Living With Obesity

Obesity can have serious health consequences, so your weight is an important consideration for your overall health.1,2

Several factors contribute to body weight, including appetite signals, genetics, behavior, and environment.3,4 Furthermore, if you live with obesity, science now shows that after losing weight, your body will sometimes try to regain it. The reason? For up to 12 months after weight loss, your body turns up the signals that trigger appetite, which can potentially cause overeating.5,6

While losing weight and keeping it off can be hard, there is good news. You may not need to lose as much weight as you think to see improvements in your health. If you live with obesity, then losing 5% to 10% of your weight may reduce your health risks.7

Excess weight deserves serious attention when speaking with your health care professional about your health.8 If you live with obesity, it’s important that, together with your health care professional, you develop a comprehensive and individualized approach to manage your weight.


  1. Guh DP, Zhang W, Bansback N, et al. The incidence of co-morbidities related to obesity and overweight: a systematic review and meta-analysis. BMC Public Health. 2009;9:88.
  2. Peeters A, Barendregt JJ, Willekens F, et al. Obesity in adulthood and its consequences for life expectancy: a life-table analysis. Annals of Internal Medicine. 2003;138:24-32.
  3. Sumithran P, Prendergast LA, Delbridge E, et al. Long-term persistence of hormonal adaptations to weight loss. NEJM. 2011;365(17):1597-1604.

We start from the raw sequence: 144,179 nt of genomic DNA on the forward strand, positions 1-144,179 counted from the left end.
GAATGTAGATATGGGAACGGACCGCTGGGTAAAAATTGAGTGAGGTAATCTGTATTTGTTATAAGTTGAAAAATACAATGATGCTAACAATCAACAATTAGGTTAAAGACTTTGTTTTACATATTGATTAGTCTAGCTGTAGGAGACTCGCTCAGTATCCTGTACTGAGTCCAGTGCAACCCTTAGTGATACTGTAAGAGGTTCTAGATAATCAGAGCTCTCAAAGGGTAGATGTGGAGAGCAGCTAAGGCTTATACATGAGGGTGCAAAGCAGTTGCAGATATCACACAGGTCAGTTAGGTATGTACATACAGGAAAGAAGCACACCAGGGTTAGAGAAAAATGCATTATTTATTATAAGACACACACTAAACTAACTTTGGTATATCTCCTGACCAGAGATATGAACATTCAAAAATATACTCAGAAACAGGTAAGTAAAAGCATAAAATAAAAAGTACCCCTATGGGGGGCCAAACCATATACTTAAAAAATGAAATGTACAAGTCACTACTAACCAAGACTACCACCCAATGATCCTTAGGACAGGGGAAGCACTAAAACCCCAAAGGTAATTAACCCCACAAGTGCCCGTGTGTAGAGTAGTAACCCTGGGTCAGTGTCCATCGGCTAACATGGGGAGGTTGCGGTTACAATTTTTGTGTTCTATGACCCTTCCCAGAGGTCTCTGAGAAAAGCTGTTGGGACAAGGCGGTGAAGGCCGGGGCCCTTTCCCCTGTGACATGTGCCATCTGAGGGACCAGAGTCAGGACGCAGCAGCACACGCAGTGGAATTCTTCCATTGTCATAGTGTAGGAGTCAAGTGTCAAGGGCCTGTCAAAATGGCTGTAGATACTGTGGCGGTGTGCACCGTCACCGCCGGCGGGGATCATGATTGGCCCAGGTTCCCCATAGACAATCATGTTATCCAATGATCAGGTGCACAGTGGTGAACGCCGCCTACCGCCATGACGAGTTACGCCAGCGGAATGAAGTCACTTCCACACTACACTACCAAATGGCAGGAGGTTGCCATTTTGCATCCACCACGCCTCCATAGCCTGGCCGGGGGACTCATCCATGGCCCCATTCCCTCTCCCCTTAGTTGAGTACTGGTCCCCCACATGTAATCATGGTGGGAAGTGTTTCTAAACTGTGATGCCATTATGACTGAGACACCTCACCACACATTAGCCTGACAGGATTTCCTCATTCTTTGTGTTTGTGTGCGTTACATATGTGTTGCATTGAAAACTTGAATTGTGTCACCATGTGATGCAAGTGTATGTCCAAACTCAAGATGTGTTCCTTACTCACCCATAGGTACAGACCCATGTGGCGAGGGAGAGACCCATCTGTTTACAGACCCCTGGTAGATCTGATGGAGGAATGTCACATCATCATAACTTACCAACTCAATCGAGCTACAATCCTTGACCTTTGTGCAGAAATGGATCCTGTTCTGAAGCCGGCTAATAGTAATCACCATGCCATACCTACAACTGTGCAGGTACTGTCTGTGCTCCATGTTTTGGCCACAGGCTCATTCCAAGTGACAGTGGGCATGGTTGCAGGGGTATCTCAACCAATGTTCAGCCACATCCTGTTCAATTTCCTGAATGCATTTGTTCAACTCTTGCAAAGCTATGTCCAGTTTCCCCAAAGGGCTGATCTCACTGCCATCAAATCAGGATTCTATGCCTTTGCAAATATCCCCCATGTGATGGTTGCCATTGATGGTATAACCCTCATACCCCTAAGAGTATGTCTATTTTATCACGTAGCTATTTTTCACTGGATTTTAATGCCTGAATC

4. Obesity Education Inititative; National Heart, Lung, and Blood Institute; National Institutes of Health; US Department of Health and Human Services. Identification, evaluation, and treatment of overweight and obesity in adults: The practical guide. Bethesda, MD: National Institutes of Health; 2000. NIH publication 00-4084.
  5. Rosenbaum M, Kissileff HR, Mayer LE, et al. Energy intake in weight-reduced humans. Brain Res. 2010;1350:95-102.
  6. Rosenbaum M, Leibel RL. Adaptive thermogenesis in humans. Int J Obes. 2010;34:S47-S55.
  7. Weight-control Information Network. Do you know some of the health risks of being overweight? US Department of Health and Human Services, National Institutes of Health, National Institute of Diabetes and Digestive and Kidney Diseases. NIH Publication No. 07-4089. November 2004. Updated December 2012. Accessed December 8, 2015.
  8. Loureiro ML, Nayga RM Jr. Obesity, weight loss, and physician’s advice. Soc Sci Med. 2006;62(10):2458-2468.

This content is for informational purposes only, and is not intended to be a substitute for professional medical advice, diagnosis or treatment. Always seek the advice of your physician or other qualified healthcare professional with any questions you may have regarding a medical condition.